Article Published on Times of Malta 13th March 2020 - The writing on the wall that collapsed - Sabine Agius Cabourdin
Buildings ought to collapse when there are earthquakes, tsunamis, hurricanes and other natural disasters. Yet, in Malta, buildings have been collapsing because standard procedures are not being followed. As a property lawyer mainly dealing with foreign clients seeking redress from Maltese developers, I have had to deal with several hardened bullies who have taken over this country.
The situation in the construction industry has now deteriorated to the extent that it has become a racket run by several cowboys. Of course, the flip side to this are the morally upright developers, who have contributed more than their fair share to the sector and to the Maltese economy. We cannot put all and sundry in the same basket.
I should point out that I am married to a property developer, which makes it more difficult for me to write this piece. However, he is one of the few with a social conscience. In this age of anything goes, everyone seems to be operating as a property developer. This has led to many amateur quality constructions, propelling disasters that should have been avoidable.
In June of last year, Legal Notice 136/2019 was hastily enacted carbon copying previous legal notices with a few exceptions, notably the introduction of the site technical officer (previously project manager) further requiring the STO to be an architect. This new legal notice was implemented to give the impression that something was being done to rectify the building situation that spiralled into total anarchy that culminated in the collapse of two buildings.
A five-day consultation process made a mockery of highly important policy decisions that were in dire need of a total overhaul. NGOs and some MPs from the opposition tried to submit opinions, but these were totally ignored.
Fast forward eight months, and the government has done nothing to enforce the LN regulations – it has done nothing to inspire a sense of responsibility or respect within the development community to adhere to rules and regulations. With the way practices have been neglected, the writing was on the wall, and tragic accidents such as the recent catastrophe became not a matter of if, but when.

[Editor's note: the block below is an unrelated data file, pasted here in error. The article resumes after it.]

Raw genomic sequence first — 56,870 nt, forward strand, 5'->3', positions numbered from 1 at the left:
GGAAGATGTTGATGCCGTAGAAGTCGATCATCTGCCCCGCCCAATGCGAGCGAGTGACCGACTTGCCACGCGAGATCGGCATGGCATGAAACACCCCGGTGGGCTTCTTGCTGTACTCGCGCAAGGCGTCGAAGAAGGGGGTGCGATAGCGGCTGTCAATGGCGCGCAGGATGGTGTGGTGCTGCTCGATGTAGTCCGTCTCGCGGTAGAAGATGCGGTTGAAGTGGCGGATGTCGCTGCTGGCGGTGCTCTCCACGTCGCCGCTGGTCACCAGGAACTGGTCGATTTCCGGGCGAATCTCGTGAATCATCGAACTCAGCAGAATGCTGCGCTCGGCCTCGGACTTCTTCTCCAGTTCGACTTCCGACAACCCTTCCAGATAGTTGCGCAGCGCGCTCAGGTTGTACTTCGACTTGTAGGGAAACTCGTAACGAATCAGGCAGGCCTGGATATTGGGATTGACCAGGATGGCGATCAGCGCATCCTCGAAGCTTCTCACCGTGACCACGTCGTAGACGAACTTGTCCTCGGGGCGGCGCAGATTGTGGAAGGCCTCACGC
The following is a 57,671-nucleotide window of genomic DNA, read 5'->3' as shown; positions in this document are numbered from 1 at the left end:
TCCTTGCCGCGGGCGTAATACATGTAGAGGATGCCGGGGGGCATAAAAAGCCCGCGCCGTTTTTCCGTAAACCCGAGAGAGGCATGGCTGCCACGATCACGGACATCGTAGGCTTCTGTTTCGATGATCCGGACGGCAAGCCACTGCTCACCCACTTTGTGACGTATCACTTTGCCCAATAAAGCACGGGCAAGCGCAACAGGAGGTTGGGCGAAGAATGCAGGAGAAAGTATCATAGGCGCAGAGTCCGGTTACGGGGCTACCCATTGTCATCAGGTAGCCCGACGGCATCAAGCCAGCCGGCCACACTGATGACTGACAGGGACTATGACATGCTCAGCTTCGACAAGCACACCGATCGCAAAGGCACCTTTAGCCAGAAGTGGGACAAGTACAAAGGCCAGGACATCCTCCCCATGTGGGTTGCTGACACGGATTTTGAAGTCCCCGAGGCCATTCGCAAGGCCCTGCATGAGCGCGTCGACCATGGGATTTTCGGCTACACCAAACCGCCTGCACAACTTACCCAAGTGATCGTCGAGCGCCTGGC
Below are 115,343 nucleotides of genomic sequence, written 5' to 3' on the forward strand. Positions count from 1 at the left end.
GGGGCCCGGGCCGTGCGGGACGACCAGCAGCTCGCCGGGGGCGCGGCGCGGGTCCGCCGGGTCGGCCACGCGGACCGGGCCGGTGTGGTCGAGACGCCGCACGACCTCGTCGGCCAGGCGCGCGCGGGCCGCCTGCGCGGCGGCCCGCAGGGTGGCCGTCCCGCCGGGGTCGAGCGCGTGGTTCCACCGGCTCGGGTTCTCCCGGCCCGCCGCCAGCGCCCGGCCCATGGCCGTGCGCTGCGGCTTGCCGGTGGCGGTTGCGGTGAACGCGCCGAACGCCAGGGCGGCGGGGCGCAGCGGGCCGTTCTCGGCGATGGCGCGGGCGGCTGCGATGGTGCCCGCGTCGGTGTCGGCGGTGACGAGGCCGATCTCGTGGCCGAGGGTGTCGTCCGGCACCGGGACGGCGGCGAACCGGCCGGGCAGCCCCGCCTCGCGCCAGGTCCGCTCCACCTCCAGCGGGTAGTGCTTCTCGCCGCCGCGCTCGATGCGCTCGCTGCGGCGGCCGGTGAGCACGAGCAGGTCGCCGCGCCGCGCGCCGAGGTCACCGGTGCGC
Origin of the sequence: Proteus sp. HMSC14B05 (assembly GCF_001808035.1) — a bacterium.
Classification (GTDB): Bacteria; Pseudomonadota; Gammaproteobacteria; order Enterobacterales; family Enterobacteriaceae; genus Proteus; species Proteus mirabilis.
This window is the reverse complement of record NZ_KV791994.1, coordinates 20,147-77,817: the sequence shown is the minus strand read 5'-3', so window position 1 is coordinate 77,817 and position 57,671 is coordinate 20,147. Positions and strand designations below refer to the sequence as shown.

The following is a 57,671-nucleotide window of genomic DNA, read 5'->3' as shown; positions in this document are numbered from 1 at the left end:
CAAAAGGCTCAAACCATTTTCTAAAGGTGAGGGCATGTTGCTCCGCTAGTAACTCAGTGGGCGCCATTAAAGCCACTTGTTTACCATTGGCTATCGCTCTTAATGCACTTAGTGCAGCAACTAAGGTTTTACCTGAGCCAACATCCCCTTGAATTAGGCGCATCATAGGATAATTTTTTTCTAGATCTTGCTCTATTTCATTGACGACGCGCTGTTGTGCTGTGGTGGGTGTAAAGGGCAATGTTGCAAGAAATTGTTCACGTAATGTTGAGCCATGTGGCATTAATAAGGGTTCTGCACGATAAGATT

Politicians have expressed anger and hurt, but words are cheap. They are responsible for this mess. How do you think Mr Pace and his family are feeling right now? That seat that they cling to in that building called parliament, where they are supposed to promulgate laws in the best interests of us citizens, was bestowed upon them by the electorate. That parliamentary seat was granted to them because they were given a mandate by the voting population to run our country in our best interests.
How can they be trusted to do this job when they have not safeguarded the sacred fundamental right to one’s own property/home? What have they done to prevent this? Three buildings collapsed in less than eight months. They have failed us, and above all, they have failed Miriam Pace and her family. No wonder several people were irked by politicians’ appearances in the aftermath of this tragedy.
Although the Malta Developers Association has no onus in bearing responsibility, the association has, in tandem with the government, given rise to, or encouraged, a cowboy-style approach. While we do not expect this lobby group to promote citizens’ rights, the very least it could do is compile a code of ethics on the way developers ought to carry out their business on a day to day basis. Failure to comply should result in expulsion.
A blasphemous practice that is not legally prohibited which features prominently in the Pace tragedy, is that the architect who certified the construction site is a shareholder in the company behind the development. How can an architect make an unbiased assessment of a site or a building, of its foundations and its fabric, when s/he has a clear divested interest in sugar coating a method statement or prioritising cost cutting at the detriment of third-party property owners?
When all is said and done, however, we can review laws and promulgate new ones but without proper enforcement we are wasting our time and, worse still, waiting for another tragedy to happen. Hefty fines proportionate to the magnitude of the development in question for noncompliance is the only viable solution.
As the country’s initial shock at the outrageous events subsides, we will all probably forget what happened and carry on with our lives. Yet this time we cannot. We must send a message to politicians. We have had enough. They have raped our country and she is bleeding so severely that she’s about to die. This injustice cannot end here. Our country is crying for a complete paradigm shift of consciousness.
Image credit - from the Times of Malta 13th March 2020 article The writing on the wall that collapsed - Sabine Agius Cabourdin